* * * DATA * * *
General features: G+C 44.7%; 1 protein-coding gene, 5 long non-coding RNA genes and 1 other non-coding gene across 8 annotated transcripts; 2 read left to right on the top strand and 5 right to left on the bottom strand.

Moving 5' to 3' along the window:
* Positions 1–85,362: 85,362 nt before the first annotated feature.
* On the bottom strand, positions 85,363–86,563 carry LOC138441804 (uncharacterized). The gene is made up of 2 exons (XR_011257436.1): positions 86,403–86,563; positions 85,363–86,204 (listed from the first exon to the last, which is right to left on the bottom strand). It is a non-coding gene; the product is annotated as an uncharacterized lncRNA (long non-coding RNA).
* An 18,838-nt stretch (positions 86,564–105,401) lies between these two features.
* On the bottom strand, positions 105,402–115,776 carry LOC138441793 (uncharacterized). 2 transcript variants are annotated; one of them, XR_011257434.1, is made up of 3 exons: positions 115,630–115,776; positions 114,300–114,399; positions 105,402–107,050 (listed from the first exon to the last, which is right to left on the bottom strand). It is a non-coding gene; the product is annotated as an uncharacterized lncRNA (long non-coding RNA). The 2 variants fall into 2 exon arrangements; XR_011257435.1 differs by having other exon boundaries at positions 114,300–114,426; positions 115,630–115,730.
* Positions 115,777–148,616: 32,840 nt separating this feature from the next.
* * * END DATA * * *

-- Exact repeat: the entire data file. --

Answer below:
General features: G+C 44.7%; 1 protein-coding gene, 5 long non-coding RNA genes and 1 other non-coding gene across 8 annotated transcripts; 2 read left to right on the top strand and 5 right to left on the bottom strand.

Moving 5' to 3' along the window:
* Positions 1–85,362: 85,362 nt before the first annotated feature.
* On the bottom strand, positions 85,363–86,563 carry LOC138441804 (uncharacterized). The gene is made up of 2 exons (XR_011257436.1): positions 86,403–86,563; positions 85,363–86,204 (listed from the first exon to the last, which is right to left on the bottom strand). It is a non-coding gene; the product is annotated as an uncharacterized lncRNA (long non-coding RNA).
* An 18,838-nt stretch (positions 86,564–105,401) lies between these two features.
* On the bottom strand, positions 105,402–115,776 carry LOC138441793 (uncharacterized). 2 transcript variants are annotated; one of them, XR_011257434.1, is made up of 3 exons: positions 115,630–115,776; positions 114,300–114,399; positions 105,402–107,050 (listed from the first exon to the last, which is right to left on the bottom strand). It is a non-coding gene; the product is annotated as an uncharacterized lncRNA (long non-coding RNA). The 2 variants fall into 2 exon arrangements; XR_011257435.1 differs by having other exon boundaries at positions 114,300–114,426; positions 115,630–115,730.
* Positions 115,777–148,616: 32,840 nt separating this feature from the next.